More time for academics proposed at SMS |

More time for academics proposed at SMS

Summit Daily/Brad OdekirkSummit Middle School student Lizzy Shay stretches out for a read in the Media Room. The Summit Middle School Task Force has proposed more time for reading and other academics in place of some elective time.

FRISCO – Summit County’s middle schoolers will hit the books a little harder next year, according to a proposed schedule overhaul recently unveiled to the public and the school board.

The Summit Middle School (SMS) Task Force has devised a school day that includes more time for academic instruction and less time for electives such as physical education (PE), foreign language, winter ecology, first aid and some music and art classes.

“The amount of instructional time doesn’t change,” said SMS dean of students Tom Dickey. “What changes is the amount of time our teachers spend with our students in academic instruction. All our teachers teach one to two electives, and we’re proposing putting that time back into academics.”

School district administrators convened the task force in September to develop proposals that would increase academic achievement at the school.

Teachers and a handful of parents and administrators comprise the group which has researched a host of schools and programs throughout the year.

The school board and the superintendent have yet to sign off on the proposals.

Block schedules

The task force has proposed a 260-minute “academic block” each day for all its students.

The block would include math, science, humanities, language arts and reading, all in a malleable schedule as determined by teachers on a weekly basis.

“The block schedule provides students opportunities for hands-on, project-oriented learning,” said SMS counselor Toni Napolitano. “It allows more student contact time with less spent on passing and settling in.

“It also provides flexibility. If a biology teacher has a science lab now, there are only 43 minutes for the lab. The block schedule would allow a 60-minute or a 90-minute lab,” Napolitano added.

Under the current schedule, sixth- and seventh-graders now spend 215 minutes per day in core academic classes; eighth-graders spend 172 minutes per day – half their daily scheduled class time – in those subjects.

“They have a pretty expansive list of electives,” Dickey said. “Foreign language, Knowledge Bowl, Kit Biology, Create-a-Craft, Project Initiative, visual arts.” he proposal houses PE, foreign language, fine arts and technology in “alternating blocks,” which would meet for an hour every other day.

Students would spend about 30 percent less total time in classes such as PE and band, as compared to the existing schedule.

“Would we rather continue with the amount of time we have now? Sure,” said music teacher Mark Clark. “But, if given the choice between less time every day and more time every other day, it works best if the teachers have them longer every other day for most of the electives. There’s all the set-up and tear-down for visual arts and PE. For music, I can deal with it both ways.”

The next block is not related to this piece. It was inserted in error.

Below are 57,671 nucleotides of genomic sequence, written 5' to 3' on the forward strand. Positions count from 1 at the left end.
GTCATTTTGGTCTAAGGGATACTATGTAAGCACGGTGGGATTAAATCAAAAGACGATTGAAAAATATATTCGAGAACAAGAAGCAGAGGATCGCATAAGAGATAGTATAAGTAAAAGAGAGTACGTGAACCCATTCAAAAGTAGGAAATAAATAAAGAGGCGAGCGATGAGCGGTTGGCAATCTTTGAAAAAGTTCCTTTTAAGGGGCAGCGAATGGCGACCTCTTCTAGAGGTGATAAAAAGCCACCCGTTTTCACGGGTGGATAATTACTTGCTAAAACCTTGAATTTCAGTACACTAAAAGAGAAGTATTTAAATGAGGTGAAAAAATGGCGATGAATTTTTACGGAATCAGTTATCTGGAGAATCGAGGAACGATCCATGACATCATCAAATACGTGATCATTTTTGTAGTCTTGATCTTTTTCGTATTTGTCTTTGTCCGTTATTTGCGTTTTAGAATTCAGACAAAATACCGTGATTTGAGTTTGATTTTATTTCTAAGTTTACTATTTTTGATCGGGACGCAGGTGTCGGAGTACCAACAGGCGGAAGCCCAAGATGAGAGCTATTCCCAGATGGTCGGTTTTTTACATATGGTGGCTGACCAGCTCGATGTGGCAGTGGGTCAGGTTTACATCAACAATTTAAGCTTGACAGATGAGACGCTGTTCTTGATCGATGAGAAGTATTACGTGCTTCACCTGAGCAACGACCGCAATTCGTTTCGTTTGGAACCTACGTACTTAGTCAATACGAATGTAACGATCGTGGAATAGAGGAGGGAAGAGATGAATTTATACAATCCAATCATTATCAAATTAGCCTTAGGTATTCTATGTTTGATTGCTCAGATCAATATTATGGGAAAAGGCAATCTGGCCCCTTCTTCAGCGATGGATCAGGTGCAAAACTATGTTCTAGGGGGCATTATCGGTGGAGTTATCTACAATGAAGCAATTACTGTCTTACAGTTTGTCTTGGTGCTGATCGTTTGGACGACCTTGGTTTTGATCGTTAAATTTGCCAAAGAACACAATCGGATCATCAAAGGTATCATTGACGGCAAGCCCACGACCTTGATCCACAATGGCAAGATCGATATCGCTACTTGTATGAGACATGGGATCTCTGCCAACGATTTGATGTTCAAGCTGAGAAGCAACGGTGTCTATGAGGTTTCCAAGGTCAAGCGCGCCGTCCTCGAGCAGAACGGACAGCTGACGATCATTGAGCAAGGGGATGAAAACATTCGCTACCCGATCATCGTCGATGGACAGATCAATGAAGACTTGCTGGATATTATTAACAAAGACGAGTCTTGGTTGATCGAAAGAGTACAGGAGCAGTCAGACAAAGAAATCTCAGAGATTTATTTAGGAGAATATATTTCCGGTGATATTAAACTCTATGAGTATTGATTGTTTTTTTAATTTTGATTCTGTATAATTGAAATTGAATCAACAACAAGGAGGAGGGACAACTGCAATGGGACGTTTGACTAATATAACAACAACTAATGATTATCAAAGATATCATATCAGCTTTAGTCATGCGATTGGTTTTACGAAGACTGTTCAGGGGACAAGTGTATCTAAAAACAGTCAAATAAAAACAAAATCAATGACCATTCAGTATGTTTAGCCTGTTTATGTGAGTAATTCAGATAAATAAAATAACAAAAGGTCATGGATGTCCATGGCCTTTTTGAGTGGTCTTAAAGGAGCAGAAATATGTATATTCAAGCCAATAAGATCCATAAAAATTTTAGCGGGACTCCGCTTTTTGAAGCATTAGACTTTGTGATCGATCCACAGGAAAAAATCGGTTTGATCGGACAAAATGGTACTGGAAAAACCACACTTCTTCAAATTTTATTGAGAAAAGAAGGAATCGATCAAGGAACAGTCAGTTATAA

The less traditional elective programs would be eliminated or offered as after-school activities.

“For some of these classes, we would like to say, “OK, we can do this, but after school as opposed to during the academic time,'” Dickey said. “Research shows that kids get into trouble between the time school gets out and the time parents get home.

“By providing structured, supervised programs after school, hopefully, that will prevent some of the trouble the kids get into.”

Dickey anticipates the proposed schedule change would require the elimination of at least one PE teacher position, but that current staffing would not be reduced in any other areas.

Daily advisory program

The task force also proposed a 15-minute advisory period, in which students would receive coaching on time management and study skills in a small-group setting at the beginning of each school day.

“(The adviser) would come up with advice to help the students be successful: “You have a science test on Wednesday and a math project on Thursday,'” Dickey said.

“The teacher would be getting to know the student, acting as an advocate, reporting home to the parent – really working with the students to get them involved in understanding how they’re going to be successful.”

The advisory period would add 20 minutes to the school day, the logistics of which would have impacts on other schools in the district due to busing.

At last week’s school board meeting, parent Dan Basica worried that his child’s school day is long enough with a daily bus ride to and from his home in Copper.

“I’m in support of an advisory program, but I don’t think we need a longer school day,” Basica said.

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